SOURCE: Freedonia Group, Inc.

May 11, 2006 14:58 ET

U.S. Insulation Demand to Reach $9.8 Billion in 2010

CLEVELAND, OH -- (MARKET WIRE) -- May 11, 2006 --Demand for insulation materials in the United States is forecast to advance nearly 5 percent per annum through 2010 to $9.8 billion. Insulation will benefit primarily from renewed growth in nonresidential building construction, coupled with gains in appliance and transportation markets. Greater insulation use per structure and upgrades of insulation for existing buildings (both residential and nonresidential) will also boost insulation demand. These and other trends including market share and market size are presented in "Insulation," a new study from The Freedonia Group, Inc., a Cleveland-based industry research firm.

Fiberglass insulation remains the leading insulation material in use, accounting for more than half of demand in dollar and volume terms in 2005. Growth will be driven by more intensive use of fiberglass insulation per new housing unit, sparked by expanded concerns about energy efficiency, ease of installation and favorable cost factors. However, an expected weakening in the housing market through 2010 will moderate gains in the fiberglass segment given that fiberglass accounts for the vast majority of insulation used in residential applications. Better prospects will exist for fiberglass used in reinsulation applications, by both do-it-yourselfers and professional installers.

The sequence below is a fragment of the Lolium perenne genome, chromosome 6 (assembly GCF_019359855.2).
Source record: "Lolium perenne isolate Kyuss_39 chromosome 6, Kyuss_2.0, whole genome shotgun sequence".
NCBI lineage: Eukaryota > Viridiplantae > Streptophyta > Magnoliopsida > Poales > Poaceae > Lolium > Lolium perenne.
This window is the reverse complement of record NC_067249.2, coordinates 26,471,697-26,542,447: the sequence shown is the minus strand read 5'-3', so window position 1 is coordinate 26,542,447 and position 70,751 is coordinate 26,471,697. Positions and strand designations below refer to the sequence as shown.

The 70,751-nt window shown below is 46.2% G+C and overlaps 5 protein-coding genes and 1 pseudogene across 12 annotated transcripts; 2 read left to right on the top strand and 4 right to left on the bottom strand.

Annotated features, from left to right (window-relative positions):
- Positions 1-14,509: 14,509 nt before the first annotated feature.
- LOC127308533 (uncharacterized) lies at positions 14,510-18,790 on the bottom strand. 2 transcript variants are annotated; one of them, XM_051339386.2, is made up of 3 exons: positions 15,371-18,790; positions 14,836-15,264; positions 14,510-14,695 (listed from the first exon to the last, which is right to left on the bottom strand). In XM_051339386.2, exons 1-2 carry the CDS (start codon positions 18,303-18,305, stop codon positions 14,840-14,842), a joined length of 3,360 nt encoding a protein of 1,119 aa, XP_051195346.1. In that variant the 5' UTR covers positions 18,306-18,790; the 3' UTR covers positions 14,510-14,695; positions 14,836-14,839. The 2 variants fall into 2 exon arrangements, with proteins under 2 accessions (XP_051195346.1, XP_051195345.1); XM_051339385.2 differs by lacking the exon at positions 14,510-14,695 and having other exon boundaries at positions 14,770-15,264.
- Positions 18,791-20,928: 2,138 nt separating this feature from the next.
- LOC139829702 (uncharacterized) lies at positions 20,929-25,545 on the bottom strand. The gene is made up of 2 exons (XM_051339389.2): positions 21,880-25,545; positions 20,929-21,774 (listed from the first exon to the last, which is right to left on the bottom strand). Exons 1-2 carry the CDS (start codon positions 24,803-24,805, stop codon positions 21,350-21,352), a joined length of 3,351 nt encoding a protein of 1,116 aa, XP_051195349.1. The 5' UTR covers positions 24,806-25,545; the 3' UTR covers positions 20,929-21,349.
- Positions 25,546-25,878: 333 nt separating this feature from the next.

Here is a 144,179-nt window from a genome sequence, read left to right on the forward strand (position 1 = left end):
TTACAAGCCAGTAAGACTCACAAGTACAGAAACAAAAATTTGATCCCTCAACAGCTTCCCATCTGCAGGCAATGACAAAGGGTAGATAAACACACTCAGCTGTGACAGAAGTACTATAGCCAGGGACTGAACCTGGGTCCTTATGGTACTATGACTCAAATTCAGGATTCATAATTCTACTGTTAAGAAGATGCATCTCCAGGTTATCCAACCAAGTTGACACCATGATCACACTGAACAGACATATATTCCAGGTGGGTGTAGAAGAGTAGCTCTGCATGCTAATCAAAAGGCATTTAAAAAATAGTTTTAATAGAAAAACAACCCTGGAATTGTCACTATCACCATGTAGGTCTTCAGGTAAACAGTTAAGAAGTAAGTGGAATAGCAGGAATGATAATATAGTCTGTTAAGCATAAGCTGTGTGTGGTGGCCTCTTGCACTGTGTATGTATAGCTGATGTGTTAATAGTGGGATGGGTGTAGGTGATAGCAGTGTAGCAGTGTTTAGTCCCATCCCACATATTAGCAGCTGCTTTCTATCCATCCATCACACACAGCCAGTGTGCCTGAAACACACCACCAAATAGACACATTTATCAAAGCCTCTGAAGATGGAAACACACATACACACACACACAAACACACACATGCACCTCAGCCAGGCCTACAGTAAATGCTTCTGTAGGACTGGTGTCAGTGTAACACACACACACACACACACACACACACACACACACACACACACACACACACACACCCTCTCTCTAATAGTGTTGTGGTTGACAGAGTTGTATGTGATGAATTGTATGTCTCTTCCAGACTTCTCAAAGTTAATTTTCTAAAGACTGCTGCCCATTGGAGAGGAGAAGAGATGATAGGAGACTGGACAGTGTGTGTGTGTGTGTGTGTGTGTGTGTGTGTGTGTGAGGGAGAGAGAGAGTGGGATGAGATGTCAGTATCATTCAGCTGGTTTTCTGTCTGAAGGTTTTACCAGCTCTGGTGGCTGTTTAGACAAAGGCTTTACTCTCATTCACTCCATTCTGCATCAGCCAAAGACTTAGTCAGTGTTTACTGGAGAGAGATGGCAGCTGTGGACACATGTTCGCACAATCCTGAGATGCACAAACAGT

Foamed plastic insulation is the second largest insulation product in use in the US, accounting for nearly 45 percent of demand in value terms and almost 30 percent in volume terms. Advances will derive from accelerating nonresidential building construction and production of appliances and transportation equipment. Reflective insulation and radiant barriers will see good growth (from a small base) as they find increasing use in metal buildings and other nonresidential structures, as well as in pipe wrap, appliances and duct insulation, as a means of reducing energy costs.

Gains will be more robust in replacement markets, as the decline in single-family home construction inhibits demand in new residential building. Nonresidential construction will provide the greatest growth opportunities, as the construction of office, commercial, industrial and other nonresidential buildings recovers following a period of sustained decline during the 2000 to 2005 period. Transportation uses will also post above-average gains through 2010.

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